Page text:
Synopses & Reviews
The only novel by avant-garde literary star Jane Bowles, the highly influential wife of legendary writer Paul Bowles, Two Serious Ladies
is a modernist cult classic, mysterious, profound, anarchic, and funny, that follows two "respectable" women as they descend into debauchery—updated with an introduction by Claire Messud, bestselling author of The Emperor's Children
and The Woman Upstairs
Christina Goering, eccentric and adventurous, and Frieda Copperfield, anxious but enterprising, are two serious ladies who want to live outside of themselves. Old friends, each will take a surprising path in search of salvation: during a visit to Panama, Mrs. Copperfield abandons her husband, finding solace in a relationship with a teenage prostitute; while Miss Goering, a wealthy spinster, pursues sainthood via sordid encounters with the basest of men. At the end the two women meet again, each radically altered by her experience.
Two Serious Ladies is the only novel by avant-garde literary star and wife of legendary writer Paul Bowles—a modernist cult-classic, mysterious, profound, anarchic, and funny, that follows two upper-class women as they descend into debauchery—updated with an introduction by Claire Messud, bestselling author of The Emperor's Children
and The Woman Upstairs.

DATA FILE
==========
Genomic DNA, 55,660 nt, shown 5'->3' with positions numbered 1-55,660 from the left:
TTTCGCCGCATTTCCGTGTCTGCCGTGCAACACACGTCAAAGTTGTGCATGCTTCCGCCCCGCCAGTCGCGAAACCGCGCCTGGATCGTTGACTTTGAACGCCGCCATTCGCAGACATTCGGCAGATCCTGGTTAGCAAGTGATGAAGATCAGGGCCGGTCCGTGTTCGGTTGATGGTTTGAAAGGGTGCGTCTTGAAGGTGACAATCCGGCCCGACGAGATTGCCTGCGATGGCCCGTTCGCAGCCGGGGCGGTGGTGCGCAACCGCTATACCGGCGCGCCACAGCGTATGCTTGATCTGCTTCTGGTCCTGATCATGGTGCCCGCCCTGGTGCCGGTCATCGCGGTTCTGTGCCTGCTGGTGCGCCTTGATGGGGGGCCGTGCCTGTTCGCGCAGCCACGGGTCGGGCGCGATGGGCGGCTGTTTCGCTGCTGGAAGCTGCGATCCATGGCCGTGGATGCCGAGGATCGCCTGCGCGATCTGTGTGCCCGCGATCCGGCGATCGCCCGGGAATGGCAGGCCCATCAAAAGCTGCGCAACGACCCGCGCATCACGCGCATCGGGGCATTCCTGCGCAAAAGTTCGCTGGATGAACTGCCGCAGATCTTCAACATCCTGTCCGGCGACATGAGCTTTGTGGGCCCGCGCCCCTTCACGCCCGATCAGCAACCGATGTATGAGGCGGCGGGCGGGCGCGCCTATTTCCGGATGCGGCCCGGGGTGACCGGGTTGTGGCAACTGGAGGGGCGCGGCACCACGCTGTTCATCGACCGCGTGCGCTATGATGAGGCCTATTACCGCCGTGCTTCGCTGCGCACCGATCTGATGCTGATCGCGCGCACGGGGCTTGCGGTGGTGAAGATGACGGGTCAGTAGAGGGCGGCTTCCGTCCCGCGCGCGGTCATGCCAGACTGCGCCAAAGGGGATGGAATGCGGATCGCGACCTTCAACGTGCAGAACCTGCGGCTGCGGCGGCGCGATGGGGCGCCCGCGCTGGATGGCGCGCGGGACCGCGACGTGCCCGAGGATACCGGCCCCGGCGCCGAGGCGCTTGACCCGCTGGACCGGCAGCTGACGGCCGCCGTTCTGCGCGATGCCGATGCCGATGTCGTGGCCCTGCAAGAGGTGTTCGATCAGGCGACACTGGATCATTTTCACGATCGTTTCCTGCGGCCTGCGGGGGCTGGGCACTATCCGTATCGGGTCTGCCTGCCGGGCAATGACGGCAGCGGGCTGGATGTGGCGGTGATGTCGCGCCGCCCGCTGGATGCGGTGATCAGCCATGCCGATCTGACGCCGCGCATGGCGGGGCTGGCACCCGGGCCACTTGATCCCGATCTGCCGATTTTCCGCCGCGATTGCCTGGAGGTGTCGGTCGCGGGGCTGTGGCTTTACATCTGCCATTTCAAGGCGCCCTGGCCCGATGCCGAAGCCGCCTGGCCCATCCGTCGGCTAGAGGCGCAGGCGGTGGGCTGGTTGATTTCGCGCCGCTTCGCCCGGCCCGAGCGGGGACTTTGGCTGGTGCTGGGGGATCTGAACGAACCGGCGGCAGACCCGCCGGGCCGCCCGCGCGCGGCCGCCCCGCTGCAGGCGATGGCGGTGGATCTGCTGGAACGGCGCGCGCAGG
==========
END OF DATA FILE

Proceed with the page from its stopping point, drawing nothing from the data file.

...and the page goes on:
Two serious ladies who want to live outside of themselves, Christina Goering and Frieda Copperfield embark on separate quests of salvation. Mrs. Copperfield visits Panama with her husband, where she finds solace among the women who live and work in its brothels. Miss Goering becomes involved with various men. At the end the two women meet again, each transformed by her experience.
About the Author
Jane Bowles has long had an underground reputation as one of the truly original writers of the twentieth century. Born in New York City in 1917, she lived in Tangier, Morocco, with her husband, Paul Bowles, from 1952 until her death in 1973. Though she wrote only one novel, one short play, and fewer than a dozen short stories over a roughly twenty-year span from the early 1940s to the mid-1960s, Jane Bowles has long been regarded by critics as one of the premier stylists of her generation.